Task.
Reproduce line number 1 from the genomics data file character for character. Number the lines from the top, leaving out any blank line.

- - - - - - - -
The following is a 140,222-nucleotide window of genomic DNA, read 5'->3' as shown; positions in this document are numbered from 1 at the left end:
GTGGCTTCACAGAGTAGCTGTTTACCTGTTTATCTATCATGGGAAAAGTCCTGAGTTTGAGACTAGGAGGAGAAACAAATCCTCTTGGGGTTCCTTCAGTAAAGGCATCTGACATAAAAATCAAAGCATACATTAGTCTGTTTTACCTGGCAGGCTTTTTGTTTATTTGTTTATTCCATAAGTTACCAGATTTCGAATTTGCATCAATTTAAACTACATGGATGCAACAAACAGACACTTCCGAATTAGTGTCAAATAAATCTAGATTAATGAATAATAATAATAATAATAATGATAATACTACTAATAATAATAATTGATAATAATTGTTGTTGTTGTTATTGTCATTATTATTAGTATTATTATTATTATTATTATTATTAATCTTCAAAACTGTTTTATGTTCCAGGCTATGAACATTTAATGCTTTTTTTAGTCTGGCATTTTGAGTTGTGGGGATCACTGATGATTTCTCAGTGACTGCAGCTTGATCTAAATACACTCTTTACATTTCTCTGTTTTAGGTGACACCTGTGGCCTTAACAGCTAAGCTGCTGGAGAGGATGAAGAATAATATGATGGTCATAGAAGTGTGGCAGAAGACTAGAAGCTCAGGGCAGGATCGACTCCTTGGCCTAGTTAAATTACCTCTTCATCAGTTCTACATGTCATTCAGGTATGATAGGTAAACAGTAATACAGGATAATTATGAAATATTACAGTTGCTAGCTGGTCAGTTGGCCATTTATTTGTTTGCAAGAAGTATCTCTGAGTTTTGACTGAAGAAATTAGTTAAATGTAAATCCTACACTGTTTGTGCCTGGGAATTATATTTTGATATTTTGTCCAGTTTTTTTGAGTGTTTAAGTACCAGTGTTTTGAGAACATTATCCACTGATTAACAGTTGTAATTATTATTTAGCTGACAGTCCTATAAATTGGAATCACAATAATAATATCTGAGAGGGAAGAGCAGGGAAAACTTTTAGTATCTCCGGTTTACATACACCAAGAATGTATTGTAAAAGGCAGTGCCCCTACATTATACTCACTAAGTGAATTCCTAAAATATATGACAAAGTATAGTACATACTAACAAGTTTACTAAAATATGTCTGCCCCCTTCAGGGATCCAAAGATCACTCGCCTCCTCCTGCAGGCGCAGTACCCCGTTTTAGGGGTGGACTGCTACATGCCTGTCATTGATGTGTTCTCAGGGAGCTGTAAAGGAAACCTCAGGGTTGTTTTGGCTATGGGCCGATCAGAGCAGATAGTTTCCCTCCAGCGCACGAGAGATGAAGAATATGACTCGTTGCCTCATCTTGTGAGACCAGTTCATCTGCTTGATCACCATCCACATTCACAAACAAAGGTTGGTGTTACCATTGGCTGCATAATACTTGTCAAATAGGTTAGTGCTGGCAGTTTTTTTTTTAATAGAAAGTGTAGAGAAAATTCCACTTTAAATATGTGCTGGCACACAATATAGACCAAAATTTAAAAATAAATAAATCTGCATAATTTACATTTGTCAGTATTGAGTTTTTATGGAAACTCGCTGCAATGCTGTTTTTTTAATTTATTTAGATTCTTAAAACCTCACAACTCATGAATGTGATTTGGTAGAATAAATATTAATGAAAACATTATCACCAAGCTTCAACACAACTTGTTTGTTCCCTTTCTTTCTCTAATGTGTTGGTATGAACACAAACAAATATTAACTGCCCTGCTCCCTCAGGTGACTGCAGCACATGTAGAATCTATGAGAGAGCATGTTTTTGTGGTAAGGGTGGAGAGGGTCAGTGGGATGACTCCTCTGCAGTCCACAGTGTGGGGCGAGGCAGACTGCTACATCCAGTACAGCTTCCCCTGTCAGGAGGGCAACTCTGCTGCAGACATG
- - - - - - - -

The following is a 140,222-nucleotide window of genomic DNA, read 5'->3' as shown; positions in this document are numbered from 1 at the left end: